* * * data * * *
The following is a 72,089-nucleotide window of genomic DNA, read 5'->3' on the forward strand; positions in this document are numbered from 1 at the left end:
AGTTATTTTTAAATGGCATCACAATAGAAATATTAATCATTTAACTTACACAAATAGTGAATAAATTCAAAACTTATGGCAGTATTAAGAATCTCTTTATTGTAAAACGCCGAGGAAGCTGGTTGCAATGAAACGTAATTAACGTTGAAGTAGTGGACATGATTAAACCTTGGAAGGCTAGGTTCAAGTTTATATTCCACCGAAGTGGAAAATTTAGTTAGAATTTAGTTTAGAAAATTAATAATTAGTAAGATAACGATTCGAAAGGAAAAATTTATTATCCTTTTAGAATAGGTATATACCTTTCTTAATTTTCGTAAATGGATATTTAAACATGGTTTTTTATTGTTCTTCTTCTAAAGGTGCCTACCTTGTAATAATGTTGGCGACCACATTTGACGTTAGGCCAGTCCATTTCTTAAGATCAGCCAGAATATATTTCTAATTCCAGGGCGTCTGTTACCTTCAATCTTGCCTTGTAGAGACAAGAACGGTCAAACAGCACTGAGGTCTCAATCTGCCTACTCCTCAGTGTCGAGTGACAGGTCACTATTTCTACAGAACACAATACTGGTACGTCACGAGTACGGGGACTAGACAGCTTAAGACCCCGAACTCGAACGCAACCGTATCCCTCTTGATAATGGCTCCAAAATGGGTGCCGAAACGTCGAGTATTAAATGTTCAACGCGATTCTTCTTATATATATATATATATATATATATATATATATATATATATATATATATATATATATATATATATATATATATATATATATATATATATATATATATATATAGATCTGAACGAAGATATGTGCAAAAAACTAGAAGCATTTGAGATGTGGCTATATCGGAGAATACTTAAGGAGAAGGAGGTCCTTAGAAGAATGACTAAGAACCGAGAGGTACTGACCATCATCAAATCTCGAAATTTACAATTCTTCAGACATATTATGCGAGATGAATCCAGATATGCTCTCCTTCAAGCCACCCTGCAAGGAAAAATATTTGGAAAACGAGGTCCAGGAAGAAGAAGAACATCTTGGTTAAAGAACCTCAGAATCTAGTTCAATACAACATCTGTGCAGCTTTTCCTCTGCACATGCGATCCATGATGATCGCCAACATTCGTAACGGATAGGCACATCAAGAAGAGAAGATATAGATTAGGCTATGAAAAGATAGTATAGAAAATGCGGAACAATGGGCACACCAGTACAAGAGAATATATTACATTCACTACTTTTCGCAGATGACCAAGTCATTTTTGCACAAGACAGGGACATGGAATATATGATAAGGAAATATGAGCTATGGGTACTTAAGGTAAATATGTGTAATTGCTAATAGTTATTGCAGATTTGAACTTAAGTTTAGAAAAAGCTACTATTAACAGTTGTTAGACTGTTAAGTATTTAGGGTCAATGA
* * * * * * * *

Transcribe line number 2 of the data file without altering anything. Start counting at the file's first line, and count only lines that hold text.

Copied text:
AGTTATTTTTAAATGGCATCACAATAGAAATATTAATCATTTAACTTACACAAATAGTGAATAAATTCAAAACTTATGGCAGTATTAAGAATCTCTTTATTGTAAAACGCCGAGGAAGCTGGTTGCAATGAAACGTAATTAACGTTGAAGTAGTGGACATGATTAAACCTTGGAAGGCTAGGTTCAAGTTTATATTCCACCGAAGTGGAAAATTTAGTTAGAATTTAGTTTAGAAAATTAATAATTAGTAAGATAACGATTCGAAAGGAAAAATTTATTATCCTTTTAGAATAGGTATATACCTTTCTTAATTTTCGTAAATGGATATTTAAACATGGTTTTTTATTGTTCTTCTTCTAAAGGTGCCTACCTTGTAATAATGTTGGCGACCACATTTGACGTTAGGCCAGTCCATTTCTTAAGATCAGCCAGAATATATTTCTAATTCCAGGGCGTCTGTTACCTTCAATCTTGCCTTGTAGAGACAAGAACGGTCAAACAGCACTGAGGTCTCAATCTGCCTACTCCTCAGTGTCGAGTGACAGGTCACTATTTCTACAGAACACAATACTGGTACGTCACGAGTACGGGGACTAGACAGCTTAAGACCCCGAACTCGAACGCAACCGTATCCCTCTTGATAATGGCTCCAAAATGGGTGCCGAAACGTCGAGTATTAAATGTTCAACGCGATTCTTCTTATATATATATATATATATATATATATATATATATATATATATATATATATATATATATATATATATATATATATATATATATATATATATATATATATATAGATCTGAACGAAGATATGTGCAAAAAACTAGAAGCATTTGAGATGTGGCTATATCGGAGAATACTTAAGGAGAAGGAGGTCCTTAGAAGAATGACTAAGAACCGAGAGGTACTGACCATCATCAAATCTCGAAATTTACAATTCTTCAGACATATTATGCGAGATGAATCCAGATATGCTCTCCTTCAAGCCACCCTGCAAGGAAAAATATTTGGAAAACGAGGTCCAGGAAGAAGAAGAACATCTTGGTTAAAGAACCTCAGAATCTAGTTCAATACAACATCTGTGCAGCTTTTCCTCTGCACATGCGATCCATGATGATCGCCAACATTCGTAACGGATAGGCACATCAAGAAGAGAAGATATAGATTAGGCTATGAAAAGATAGTATAGAAAATGCGGAACAATGGGCACACCAGTACAAGAGAATATATTACATTCACTACTTTTCGCAGATGACCAAGTCATTTTTGCACAAGACAGGGACATGGAATATATGATAAGGAAATATGAGCTATGGGTACTTAAGGTAAATATGTGTAATTGCTAATAGTTATTGCAGATTTGAACTTAAGTTTAGAAAAAGCTACTATTAACAGTTGTTAGACTGTTAAGTATTTAGGGTCAATGA